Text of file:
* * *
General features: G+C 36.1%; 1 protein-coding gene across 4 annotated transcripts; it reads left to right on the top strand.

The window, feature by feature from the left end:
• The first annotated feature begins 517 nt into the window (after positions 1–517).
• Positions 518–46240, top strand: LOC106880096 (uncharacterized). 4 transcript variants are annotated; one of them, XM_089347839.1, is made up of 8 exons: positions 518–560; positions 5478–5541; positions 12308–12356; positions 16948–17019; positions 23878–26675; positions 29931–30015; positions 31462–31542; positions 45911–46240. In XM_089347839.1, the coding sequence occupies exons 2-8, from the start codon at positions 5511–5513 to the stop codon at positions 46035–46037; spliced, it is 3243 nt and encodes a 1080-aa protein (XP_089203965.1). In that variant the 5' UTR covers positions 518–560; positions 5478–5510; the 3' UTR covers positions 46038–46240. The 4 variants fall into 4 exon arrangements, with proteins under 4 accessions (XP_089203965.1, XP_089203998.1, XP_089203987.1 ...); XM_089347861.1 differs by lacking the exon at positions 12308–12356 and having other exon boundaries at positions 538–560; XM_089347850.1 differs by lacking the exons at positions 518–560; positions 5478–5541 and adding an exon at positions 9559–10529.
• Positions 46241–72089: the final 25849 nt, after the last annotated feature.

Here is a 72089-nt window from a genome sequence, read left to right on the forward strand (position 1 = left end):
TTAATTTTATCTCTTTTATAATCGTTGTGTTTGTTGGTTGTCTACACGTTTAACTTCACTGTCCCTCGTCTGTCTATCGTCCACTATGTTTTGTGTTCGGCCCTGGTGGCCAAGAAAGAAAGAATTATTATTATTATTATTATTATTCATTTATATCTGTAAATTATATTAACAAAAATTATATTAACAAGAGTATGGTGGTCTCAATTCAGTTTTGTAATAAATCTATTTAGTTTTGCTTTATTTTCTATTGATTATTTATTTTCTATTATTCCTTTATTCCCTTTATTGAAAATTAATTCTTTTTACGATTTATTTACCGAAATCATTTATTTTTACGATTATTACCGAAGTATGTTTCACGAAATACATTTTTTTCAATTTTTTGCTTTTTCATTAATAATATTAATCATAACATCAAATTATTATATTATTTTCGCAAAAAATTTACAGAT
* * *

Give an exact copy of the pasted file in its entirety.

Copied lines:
General features: G+C 36.1%; 1 protein-coding gene across 4 annotated transcripts; it reads left to right on the top strand.

The window, feature by feature from the left end:
• The first annotated feature begins 517 nt into the window (after positions 1–517).
• Positions 518–46240, top strand: LOC106880096 (uncharacterized). 4 transcript variants are annotated; one of them, XM_089347839.1, is made up of 8 exons: positions 518–560; positions 5478–5541; positions 12308–12356; positions 16948–17019; positions 23878–26675; positions 29931–30015; positions 31462–31542; positions 45911–46240. In XM_089347839.1, the coding sequence occupies exons 2-8, from the start codon at positions 5511–5513 to the stop codon at positions 46035–46037; spliced, it is 3243 nt and encodes a 1080-aa protein (XP_089203965.1). In that variant the 5' UTR covers positions 518–560; positions 5478–5510; the 3' UTR covers positions 46038–46240. The 4 variants fall into 4 exon arrangements, with proteins under 4 accessions (XP_089203965.1, XP_089203998.1, XP_089203987.1 ...); XM_089347861.1 differs by lacking the exon at positions 12308–12356 and having other exon boundaries at positions 538–560; XM_089347850.1 differs by lacking the exons at positions 518–560; positions 5478–5541 and adding an exon at positions 9559–10529.
• Positions 46241–72089: the final 25849 nt, after the last annotated feature.

Here is a 72089-nt window from a genome sequence, read left to right on the forward strand (position 1 = left end):
TTAATTTTATCTCTTTTATAATCGTTGTGTTTGTTGGTTGTCTACACGTTTAACTTCACTGTCCCTCGTCTGTCTATCGTCCACTATGTTTTGTGTTCGGCCCTGGTGGCCAAGAAAGAAAGAATTATTATTATTATTATTATTATTCATTTATATCTGTAAATTATATTAACAAAAATTATATTAACAAGAGTATGGTGGTCTCAATTCAGTTTTGTAATAAATCTATTTAGTTTTGCTTTATTTTCTATTGATTATTTATTTTCTATTATTCCTTTATTCCCTTTATTGAAAATTAATTCTTTTTACGATTTATTTACCGAAATCATTTATTTTTACGATTATTACCGAAGTATGTTTCACGAAATACATTTTTTTCAATTTTTTGCTTTTTCATTAATAATATTAATCATAACATCAAATTATTATATTATTTTCGCAAAAAATTTACAGAT